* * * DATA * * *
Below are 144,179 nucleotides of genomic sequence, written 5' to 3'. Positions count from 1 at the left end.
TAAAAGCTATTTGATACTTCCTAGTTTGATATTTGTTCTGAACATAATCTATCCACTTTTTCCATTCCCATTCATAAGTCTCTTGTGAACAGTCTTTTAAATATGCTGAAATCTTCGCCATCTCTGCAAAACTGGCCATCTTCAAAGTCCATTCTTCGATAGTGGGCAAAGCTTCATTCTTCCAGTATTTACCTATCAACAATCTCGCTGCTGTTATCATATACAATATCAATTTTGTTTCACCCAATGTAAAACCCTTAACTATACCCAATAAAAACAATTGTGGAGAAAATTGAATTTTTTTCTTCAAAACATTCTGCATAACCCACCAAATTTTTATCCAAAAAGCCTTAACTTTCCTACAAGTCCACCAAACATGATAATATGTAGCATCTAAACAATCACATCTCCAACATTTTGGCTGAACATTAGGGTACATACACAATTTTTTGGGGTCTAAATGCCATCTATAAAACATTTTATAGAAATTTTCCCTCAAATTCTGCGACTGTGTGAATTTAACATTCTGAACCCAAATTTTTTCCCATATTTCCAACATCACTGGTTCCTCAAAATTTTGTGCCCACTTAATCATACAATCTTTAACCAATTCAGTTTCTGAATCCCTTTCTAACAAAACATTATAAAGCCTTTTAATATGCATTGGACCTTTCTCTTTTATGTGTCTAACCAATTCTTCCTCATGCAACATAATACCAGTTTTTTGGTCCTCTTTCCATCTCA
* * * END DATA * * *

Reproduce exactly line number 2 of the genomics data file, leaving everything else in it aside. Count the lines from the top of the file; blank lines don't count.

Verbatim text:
TAAAAGCTATTTGATACTTCCTAGTTTGATATTTGTTCTGAACATAATCTATCCACTTTTTCCATTCCCATTCATAAGTCTCTTGTGAACAGTCTTTTAAATATGCTGAAATCTTCGCCATCTCTGCAAAACTGGCCATCTTCAAAGTCCATTCTTCGATAGTGGGCAAAGCTTCATTCTTCCAGTATTTACCTATCAACAATCTCGCTGCTGTTATCATATACAATATCAATTTTGTTTCACCCAATGTAAAACCCTTAACTATACCCAATAAAAACAATTGTGGAGAAAATTGAATTTTTTTCTTCAAAACATTCTGCATAACCCACCAAATTTTTATCCAAAAAGCCTTAACTTTCCTACAAGTCCACCAAACATGATAATATGTAGCATCTAAACAATCACATCTCCAACATTTTGGCTGAACATTAGGGTACATACACAATTTTTTGGGGTCTAAATGCCATCTATAAAACATTTTATAGAAATTTTCCCTCAAATTCTGCGACTGTGTGAATTTAACATTCTGAACCCAAATTTTTTCCCATATTTCCAACATCACTGGTTCCTCAAAATTTTGTGCCCACTTAATCATACAATCTTTAACCAATTCAGTTTCTGAATCCCTTTCTAACAAAACATTATAAAGCCTTTTAATATGCATTGGACCTTTCTCTTTTATGTGTCTAACCAATTCTTCCTCATGCAACATAATACCAGTTTTTTGGTCCTCTTTCCATCTCA